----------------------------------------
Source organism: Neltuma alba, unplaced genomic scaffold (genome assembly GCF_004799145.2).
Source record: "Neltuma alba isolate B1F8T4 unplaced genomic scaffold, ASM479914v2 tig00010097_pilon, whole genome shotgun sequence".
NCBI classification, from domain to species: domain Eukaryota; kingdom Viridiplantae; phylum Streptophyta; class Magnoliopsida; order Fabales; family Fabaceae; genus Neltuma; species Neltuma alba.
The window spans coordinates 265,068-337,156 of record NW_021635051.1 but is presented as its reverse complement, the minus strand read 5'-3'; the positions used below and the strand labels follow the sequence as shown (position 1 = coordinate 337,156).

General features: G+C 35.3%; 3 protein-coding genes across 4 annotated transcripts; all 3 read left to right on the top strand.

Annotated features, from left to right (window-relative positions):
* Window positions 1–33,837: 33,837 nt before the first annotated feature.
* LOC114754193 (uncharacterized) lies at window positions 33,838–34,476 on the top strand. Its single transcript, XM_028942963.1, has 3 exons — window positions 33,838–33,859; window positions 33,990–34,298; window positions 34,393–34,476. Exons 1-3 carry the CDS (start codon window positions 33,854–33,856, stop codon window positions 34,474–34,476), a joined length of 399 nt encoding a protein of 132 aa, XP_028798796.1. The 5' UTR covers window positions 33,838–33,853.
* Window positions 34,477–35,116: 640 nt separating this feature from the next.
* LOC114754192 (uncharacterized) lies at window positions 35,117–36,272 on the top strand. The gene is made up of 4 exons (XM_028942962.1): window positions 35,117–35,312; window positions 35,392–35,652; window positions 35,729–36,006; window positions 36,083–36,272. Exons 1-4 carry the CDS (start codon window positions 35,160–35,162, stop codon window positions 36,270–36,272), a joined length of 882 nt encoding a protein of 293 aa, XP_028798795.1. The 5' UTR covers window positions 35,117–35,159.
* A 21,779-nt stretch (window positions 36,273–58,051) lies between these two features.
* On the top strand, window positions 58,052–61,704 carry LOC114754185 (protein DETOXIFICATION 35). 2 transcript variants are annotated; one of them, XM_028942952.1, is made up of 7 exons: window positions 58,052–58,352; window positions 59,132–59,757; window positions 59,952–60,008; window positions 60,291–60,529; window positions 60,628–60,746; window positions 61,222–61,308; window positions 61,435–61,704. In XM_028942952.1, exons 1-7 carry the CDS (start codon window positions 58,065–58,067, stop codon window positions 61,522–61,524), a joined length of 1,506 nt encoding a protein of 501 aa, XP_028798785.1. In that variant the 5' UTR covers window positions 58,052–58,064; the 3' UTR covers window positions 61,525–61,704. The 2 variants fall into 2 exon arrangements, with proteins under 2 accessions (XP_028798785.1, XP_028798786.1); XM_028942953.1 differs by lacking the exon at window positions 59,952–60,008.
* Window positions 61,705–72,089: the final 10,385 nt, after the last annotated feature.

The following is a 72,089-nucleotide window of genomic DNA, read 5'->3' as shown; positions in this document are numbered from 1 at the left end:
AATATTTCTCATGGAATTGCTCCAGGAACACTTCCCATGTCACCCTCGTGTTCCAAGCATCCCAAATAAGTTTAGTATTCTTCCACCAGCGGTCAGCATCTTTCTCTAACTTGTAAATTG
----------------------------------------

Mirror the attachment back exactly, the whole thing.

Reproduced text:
Source organism: Neltuma alba, unplaced genomic scaffold (genome assembly GCF_004799145.2).
Source record: "Neltuma alba isolate B1F8T4 unplaced genomic scaffold, ASM479914v2 tig00010097_pilon, whole genome shotgun sequence".
NCBI classification, from domain to species: domain Eukaryota; kingdom Viridiplantae; phylum Streptophyta; class Magnoliopsida; order Fabales; family Fabaceae; genus Neltuma; species Neltuma alba.
The window spans coordinates 265,068-337,156 of record NW_021635051.1 but is presented as its reverse complement, the minus strand read 5'-3'; the positions used below and the strand labels follow the sequence as shown (position 1 = coordinate 337,156).

General features: G+C 35.3%; 3 protein-coding genes across 4 annotated transcripts; all 3 read left to right on the top strand.

Annotated features, from left to right (window-relative positions):
* Window positions 1–33,837: 33,837 nt before the first annotated feature.
* LOC114754193 (uncharacterized) lies at window positions 33,838–34,476 on the top strand. Its single transcript, XM_028942963.1, has 3 exons — window positions 33,838–33,859; window positions 33,990–34,298; window positions 34,393–34,476. Exons 1-3 carry the CDS (start codon window positions 33,854–33,856, stop codon window positions 34,474–34,476), a joined length of 399 nt encoding a protein of 132 aa, XP_028798796.1. The 5' UTR covers window positions 33,838–33,853.
* Window positions 34,477–35,116: 640 nt separating this feature from the next.
* LOC114754192 (uncharacterized) lies at window positions 35,117–36,272 on the top strand. The gene is made up of 4 exons (XM_028942962.1): window positions 35,117–35,312; window positions 35,392–35,652; window positions 35,729–36,006; window positions 36,083–36,272. Exons 1-4 carry the CDS (start codon window positions 35,160–35,162, stop codon window positions 36,270–36,272), a joined length of 882 nt encoding a protein of 293 aa, XP_028798795.1. The 5' UTR covers window positions 35,117–35,159.
* A 21,779-nt stretch (window positions 36,273–58,051) lies between these two features.
* On the top strand, window positions 58,052–61,704 carry LOC114754185 (protein DETOXIFICATION 35). 2 transcript variants are annotated; one of them, XM_028942952.1, is made up of 7 exons: window positions 58,052–58,352; window positions 59,132–59,757; window positions 59,952–60,008; window positions 60,291–60,529; window positions 60,628–60,746; window positions 61,222–61,308; window positions 61,435–61,704. In XM_028942952.1, exons 1-7 carry the CDS (start codon window positions 58,065–58,067, stop codon window positions 61,522–61,524), a joined length of 1,506 nt encoding a protein of 501 aa, XP_028798785.1. In that variant the 5' UTR covers window positions 58,052–58,064; the 3' UTR covers window positions 61,525–61,704. The 2 variants fall into 2 exon arrangements, with proteins under 2 accessions (XP_028798785.1, XP_028798786.1); XM_028942953.1 differs by lacking the exon at window positions 59,952–60,008.
* Window positions 61,705–72,089: the final 10,385 nt, after the last annotated feature.

The following is a 72,089-nucleotide window of genomic DNA, read 5'->3' as shown; positions in this document are numbered from 1 at the left end:
AATATTTCTCATGGAATTGCTCCAGGAACACTTCCCATGTCACCCTCGTGTTCCAAGCATCCCAAATAAGTTTAGTATTCTTCCACCAGCGGTCAGCATCTTTCTCTAACTTGTAAATTG